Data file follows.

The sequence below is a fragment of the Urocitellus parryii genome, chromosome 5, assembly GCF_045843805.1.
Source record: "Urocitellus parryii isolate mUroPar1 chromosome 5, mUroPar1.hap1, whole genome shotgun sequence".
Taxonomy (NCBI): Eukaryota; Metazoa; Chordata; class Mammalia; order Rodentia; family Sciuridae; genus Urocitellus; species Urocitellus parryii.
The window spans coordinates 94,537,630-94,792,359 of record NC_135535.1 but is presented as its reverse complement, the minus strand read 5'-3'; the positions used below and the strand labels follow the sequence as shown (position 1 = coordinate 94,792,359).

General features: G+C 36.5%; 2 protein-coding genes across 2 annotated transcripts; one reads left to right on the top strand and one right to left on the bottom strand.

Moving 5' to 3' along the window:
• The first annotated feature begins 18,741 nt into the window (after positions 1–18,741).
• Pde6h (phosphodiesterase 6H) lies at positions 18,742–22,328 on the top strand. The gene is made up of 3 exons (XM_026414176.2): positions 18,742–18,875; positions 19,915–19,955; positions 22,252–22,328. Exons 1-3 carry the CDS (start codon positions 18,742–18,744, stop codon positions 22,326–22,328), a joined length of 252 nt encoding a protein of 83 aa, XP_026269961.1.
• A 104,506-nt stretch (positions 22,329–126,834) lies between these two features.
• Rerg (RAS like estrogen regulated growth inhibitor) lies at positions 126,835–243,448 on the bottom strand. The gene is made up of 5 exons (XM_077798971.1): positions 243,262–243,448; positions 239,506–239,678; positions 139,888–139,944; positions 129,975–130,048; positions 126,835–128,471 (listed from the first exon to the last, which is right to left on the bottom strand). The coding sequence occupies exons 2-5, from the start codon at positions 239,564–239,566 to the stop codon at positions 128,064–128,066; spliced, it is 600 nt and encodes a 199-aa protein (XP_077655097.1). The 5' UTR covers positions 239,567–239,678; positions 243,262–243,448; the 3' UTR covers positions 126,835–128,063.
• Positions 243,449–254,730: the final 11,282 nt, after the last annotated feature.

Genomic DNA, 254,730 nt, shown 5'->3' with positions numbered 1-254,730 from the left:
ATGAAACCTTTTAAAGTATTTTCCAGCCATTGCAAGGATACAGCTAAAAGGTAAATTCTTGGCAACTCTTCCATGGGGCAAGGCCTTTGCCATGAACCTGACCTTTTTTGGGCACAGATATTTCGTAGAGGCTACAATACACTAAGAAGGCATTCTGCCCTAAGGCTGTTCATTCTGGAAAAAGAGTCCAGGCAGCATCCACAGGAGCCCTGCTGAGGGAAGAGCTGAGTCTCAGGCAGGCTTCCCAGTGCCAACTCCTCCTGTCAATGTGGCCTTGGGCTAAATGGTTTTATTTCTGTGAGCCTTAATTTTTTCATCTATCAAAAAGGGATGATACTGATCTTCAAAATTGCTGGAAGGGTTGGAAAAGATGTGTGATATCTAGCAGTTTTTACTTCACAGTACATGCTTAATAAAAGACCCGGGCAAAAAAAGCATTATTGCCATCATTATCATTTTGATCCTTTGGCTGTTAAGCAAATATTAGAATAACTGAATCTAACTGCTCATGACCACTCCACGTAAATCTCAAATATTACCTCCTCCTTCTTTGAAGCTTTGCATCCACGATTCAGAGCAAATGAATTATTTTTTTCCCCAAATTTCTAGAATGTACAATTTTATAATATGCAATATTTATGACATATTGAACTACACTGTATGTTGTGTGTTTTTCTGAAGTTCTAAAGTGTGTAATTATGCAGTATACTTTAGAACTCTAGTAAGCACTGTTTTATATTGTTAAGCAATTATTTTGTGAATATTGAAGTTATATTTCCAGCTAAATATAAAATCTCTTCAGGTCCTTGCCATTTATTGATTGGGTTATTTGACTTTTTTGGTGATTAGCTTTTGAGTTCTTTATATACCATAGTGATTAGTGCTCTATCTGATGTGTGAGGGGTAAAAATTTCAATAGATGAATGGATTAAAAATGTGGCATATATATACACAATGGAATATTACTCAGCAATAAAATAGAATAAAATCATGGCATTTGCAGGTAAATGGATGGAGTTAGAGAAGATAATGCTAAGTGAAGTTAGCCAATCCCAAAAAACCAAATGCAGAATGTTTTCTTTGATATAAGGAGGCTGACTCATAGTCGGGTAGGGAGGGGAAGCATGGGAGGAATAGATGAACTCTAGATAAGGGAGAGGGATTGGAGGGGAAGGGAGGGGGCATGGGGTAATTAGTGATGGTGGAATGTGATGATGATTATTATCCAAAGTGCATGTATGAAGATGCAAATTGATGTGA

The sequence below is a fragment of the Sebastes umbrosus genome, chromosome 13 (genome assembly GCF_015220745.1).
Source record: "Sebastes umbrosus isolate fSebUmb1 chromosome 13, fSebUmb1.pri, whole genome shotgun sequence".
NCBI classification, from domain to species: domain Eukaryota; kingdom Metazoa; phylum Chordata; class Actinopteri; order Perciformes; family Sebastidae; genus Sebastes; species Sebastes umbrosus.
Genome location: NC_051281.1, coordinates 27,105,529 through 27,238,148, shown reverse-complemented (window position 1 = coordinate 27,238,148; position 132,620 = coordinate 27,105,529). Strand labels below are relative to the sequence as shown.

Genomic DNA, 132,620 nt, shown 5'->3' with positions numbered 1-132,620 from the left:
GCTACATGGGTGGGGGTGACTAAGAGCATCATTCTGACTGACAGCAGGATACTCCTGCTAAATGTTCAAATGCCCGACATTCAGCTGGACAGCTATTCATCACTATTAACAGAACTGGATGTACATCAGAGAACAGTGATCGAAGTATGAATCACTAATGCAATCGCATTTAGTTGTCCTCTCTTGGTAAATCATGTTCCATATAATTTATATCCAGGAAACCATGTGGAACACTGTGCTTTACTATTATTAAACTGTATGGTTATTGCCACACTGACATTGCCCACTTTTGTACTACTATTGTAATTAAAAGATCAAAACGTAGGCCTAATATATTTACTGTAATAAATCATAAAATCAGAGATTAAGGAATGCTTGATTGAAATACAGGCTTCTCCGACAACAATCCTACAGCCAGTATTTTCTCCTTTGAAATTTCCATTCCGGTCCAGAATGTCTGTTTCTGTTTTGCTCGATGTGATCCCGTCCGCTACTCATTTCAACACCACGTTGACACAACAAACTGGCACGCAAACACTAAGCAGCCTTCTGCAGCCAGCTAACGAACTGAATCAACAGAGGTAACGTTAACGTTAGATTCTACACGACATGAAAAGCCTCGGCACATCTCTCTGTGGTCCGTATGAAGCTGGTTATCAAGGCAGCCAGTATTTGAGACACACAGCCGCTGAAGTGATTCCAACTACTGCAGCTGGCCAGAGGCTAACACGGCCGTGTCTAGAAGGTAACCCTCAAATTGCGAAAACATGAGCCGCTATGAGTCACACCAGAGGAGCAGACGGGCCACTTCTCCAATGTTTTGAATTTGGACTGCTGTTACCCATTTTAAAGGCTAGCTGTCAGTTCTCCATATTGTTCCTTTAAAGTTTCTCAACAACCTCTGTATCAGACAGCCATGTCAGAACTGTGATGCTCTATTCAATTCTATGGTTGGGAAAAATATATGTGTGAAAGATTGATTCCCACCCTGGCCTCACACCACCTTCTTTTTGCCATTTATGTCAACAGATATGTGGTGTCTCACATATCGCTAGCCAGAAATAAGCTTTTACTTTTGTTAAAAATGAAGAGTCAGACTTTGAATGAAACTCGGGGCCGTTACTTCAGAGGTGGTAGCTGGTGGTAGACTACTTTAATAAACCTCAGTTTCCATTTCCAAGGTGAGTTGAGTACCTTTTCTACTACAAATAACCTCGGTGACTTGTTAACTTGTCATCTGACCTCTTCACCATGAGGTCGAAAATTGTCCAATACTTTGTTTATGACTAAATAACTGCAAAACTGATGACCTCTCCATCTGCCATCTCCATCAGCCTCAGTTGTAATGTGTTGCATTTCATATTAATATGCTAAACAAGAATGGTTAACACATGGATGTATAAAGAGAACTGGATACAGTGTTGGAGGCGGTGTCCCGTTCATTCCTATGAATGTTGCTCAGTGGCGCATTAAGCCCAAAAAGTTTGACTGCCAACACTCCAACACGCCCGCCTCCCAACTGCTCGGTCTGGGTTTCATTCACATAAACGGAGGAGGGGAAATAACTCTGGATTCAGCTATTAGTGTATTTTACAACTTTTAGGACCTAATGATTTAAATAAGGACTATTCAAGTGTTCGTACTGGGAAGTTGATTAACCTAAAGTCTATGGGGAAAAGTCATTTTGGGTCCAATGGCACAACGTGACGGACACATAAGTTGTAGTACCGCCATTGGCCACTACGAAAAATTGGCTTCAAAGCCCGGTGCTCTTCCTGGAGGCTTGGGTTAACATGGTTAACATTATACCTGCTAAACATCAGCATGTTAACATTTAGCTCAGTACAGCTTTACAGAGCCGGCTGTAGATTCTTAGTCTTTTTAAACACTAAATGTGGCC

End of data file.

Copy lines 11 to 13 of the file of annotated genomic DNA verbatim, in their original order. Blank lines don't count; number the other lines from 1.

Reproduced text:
• Positions 243,449–254,730: the final 11,282 nt, after the last annotated feature.

Genomic DNA, 254,730 nt, shown 5'->3' with positions numbered 1-254,730 from the left:
ATGAAACCTTTTAAAGTATTTTCCAGCCATTGCAAGGATACAGCTAAAAGGTAAATTCTTGGCAACTCTTCCATGGGGCAAGGCCTTTGCCATGAACCTGACCTTTTTTGGGCACAGATATTTCGTAGAGGCTACAATACACTAAGAAGGCATTCTGCCCTAAGGCTGTTCATTCTGGAAAAAGAGTCCAGGCAGCATCCACAGGAGCCCTGCTGAGGGAAGAGCTGAGTCTCAGGCAGGCTTCCCAGTGCCAACTCCTCCTGTCAATGTGGCCTTGGGCTAAATGGTTTTATTTCTGTGAGCCTTAATTTTTTCATCTATCAAAAAGGGATGATACTGATCTTCAAAATTGCTGGAAGGGTTGGAAAAGATGTGTGATATCTAGCAGTTTTTACTTCACAGTACATGCTTAATAAAAGACCCGGGCAAAAAAAGCATTATTGCCATCATTATCATTTTGATCCTTTGGCTGTTAAGCAAATATTAGAATAACTGAATCTAACTGCTCATGACCACTCCACGTAAATCTCAAATATTACCTCCTCCTTCTTTGAAGCTTTGCATCCACGATTCAGAGCAAATGAATTATTTTTTTCCCCAAATTTCTAGAATGTACAATTTTATAATATGCAATATTTATGACATATTGAACTACACTGTATGTTGTGTGTTTTTCTGAAGTTCTAAAGTGTGTAATTATGCAGTATACTTTAGAACTCTAGTAAGCACTGTTTTATATTGTTAAGCAATTATTTTGTGAATATTGAAGTTATATTTCCAGCTAAATATAAAATCTCTTCAGGTCCTTGCCATTTATTGATTGGGTTATTTGACTTTTTTGGTGATTAGCTTTTGAGTTCTTTATATACCATAGTGATTAGTGCTCTATCTGATGTGTGAGGGGTAAAAATTTCAATAGATGAATGGATTAAAAATGTGGCATATATATACACAATGGAATATTACTCAGCAATAAAATAGAATAAAATCATGGCATTTGCAGGTAAATGGATGGAGTTAGAGAAGATAATGCTAAGTGAAGTTAGCCAATCCCAAAAAACCAAATGCAGAATGTTTTCTTTGATATAAGGAGGCTGACTCATAGTCGGGTAGGGAGGGGAAGCATGGGAGGAATAGATGAACTCTAGATAAGGGAGAGGGATTGGAGGGGAAGGGAGGGGGCATGGGGTAATTAGTGATGGTGGAATGTGATGATGATTATTATCCAAAGTGCATGTATGAAGATGCAAATTGATGTGA